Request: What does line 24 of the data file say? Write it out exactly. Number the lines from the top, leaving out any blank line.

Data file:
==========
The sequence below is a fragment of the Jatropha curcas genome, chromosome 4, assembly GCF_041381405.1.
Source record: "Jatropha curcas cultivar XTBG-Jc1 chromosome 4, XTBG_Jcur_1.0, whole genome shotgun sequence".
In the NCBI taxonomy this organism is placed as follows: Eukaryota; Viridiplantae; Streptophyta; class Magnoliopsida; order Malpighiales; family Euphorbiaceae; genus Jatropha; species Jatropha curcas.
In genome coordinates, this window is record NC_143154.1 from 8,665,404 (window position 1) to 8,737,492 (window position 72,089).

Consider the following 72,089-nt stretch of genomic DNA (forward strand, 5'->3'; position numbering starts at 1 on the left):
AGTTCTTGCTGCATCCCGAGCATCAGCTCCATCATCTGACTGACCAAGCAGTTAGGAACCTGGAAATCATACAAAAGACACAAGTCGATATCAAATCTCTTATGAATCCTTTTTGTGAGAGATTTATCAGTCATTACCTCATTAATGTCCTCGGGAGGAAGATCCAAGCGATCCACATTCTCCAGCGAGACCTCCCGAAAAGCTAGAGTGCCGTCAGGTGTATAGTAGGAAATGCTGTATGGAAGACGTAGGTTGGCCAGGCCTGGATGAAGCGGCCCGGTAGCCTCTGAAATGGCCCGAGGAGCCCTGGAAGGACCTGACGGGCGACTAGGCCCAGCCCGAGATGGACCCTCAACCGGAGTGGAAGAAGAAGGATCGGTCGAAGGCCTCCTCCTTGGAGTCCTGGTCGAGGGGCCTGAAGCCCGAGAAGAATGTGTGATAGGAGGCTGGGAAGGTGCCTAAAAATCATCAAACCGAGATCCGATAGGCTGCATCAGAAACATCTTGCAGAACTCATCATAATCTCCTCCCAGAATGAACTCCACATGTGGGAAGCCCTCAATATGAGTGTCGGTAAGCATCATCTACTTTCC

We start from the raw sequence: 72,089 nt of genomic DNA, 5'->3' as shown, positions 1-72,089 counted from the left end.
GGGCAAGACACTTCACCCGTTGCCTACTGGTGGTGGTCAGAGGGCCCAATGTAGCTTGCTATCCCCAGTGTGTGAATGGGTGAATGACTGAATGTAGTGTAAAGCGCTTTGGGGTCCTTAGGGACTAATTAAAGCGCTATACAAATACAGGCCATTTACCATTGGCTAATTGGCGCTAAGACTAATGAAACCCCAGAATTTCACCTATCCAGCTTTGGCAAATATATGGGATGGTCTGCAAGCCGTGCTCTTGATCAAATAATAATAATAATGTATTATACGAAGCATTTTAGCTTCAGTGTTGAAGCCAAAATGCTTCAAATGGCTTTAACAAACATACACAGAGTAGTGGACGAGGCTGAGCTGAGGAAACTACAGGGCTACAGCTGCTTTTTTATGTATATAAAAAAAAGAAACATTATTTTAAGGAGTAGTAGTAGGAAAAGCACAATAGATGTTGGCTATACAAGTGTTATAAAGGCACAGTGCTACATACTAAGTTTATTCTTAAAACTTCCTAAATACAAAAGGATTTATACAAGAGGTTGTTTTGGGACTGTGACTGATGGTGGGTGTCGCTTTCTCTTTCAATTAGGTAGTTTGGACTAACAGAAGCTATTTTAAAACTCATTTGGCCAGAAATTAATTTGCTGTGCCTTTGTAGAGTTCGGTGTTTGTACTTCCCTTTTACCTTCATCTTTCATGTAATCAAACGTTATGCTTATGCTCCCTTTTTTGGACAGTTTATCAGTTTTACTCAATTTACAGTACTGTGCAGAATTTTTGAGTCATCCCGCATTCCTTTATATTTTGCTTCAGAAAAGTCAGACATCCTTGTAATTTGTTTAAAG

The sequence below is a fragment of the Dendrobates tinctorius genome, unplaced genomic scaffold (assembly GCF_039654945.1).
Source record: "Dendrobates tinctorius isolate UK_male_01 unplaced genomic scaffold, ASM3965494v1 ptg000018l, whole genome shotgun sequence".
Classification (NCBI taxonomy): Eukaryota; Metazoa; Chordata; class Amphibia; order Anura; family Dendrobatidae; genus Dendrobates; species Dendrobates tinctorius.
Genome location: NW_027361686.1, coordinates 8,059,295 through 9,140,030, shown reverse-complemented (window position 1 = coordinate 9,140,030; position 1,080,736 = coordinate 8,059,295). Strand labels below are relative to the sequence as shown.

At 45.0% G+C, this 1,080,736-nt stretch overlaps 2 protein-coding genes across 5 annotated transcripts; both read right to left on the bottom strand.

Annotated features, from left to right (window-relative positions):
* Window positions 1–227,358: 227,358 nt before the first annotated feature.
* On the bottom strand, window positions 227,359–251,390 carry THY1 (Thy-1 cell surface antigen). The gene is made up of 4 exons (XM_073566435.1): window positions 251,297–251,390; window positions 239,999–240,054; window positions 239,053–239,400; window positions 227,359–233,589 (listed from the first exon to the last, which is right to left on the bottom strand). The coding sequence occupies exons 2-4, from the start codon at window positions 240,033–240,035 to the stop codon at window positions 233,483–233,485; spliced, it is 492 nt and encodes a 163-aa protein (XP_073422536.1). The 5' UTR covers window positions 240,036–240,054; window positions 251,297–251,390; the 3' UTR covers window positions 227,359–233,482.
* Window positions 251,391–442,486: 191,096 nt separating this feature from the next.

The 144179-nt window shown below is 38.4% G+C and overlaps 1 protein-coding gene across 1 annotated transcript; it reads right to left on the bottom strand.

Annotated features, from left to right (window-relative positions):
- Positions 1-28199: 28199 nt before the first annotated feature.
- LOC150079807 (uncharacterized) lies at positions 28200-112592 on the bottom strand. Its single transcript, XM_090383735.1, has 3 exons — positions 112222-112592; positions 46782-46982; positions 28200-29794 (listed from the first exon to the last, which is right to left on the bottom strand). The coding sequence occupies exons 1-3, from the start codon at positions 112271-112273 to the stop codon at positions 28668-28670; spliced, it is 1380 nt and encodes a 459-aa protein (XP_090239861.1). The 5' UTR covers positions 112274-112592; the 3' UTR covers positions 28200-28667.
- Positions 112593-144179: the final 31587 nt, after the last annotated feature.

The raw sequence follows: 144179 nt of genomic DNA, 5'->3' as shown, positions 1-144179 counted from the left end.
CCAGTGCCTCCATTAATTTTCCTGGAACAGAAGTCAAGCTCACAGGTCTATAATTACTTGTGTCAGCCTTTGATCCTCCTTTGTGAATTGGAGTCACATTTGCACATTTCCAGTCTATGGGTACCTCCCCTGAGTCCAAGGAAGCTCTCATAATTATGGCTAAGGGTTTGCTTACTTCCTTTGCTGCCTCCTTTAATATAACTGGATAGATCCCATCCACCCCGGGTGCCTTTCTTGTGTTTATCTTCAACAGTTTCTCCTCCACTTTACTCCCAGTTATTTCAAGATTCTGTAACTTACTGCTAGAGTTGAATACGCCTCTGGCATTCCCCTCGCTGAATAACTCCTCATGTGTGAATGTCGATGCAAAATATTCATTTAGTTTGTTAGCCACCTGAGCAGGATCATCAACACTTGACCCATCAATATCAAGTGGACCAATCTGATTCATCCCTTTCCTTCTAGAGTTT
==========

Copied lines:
CCAGTGCCTCCATTAATTTTCCTGGAACAGAAGTCAAGCTCACAGGTCTATAATTACTTGTGTCAGCCTTTGATCCTCCTTTGTGAATTGGAGTCACATTTGCACATTTCCAGTCTATGGGTACCTCCCCTGAGTCCAAGGAAGCTCTCATAATTATGGCTAAGGGTTTGCTTACTTCCTTTGCTGCCTCCTTTAATATAACTGGATAGATCCCATCCACCCCGGGTGCCTTTCTTGTGTTTATCTTCAACAGTTTCTCCTCCACTTTACTCCCAGTTATTTCAAGATTCTGTAACTTACTGCTAGAGTTGAATACGCCTCTGGCATTCCCCTCGCTGAATAACTCCTCATGTGTGAATGTCGATGCAAAATATTCATTTAGTTTGTTAGCCACCTGAGCAGGATCATCAACACTTGACCCATCAATATCAAGTGGACCAATCTGATTCATCCCTTTCCTTCTAGAGTTT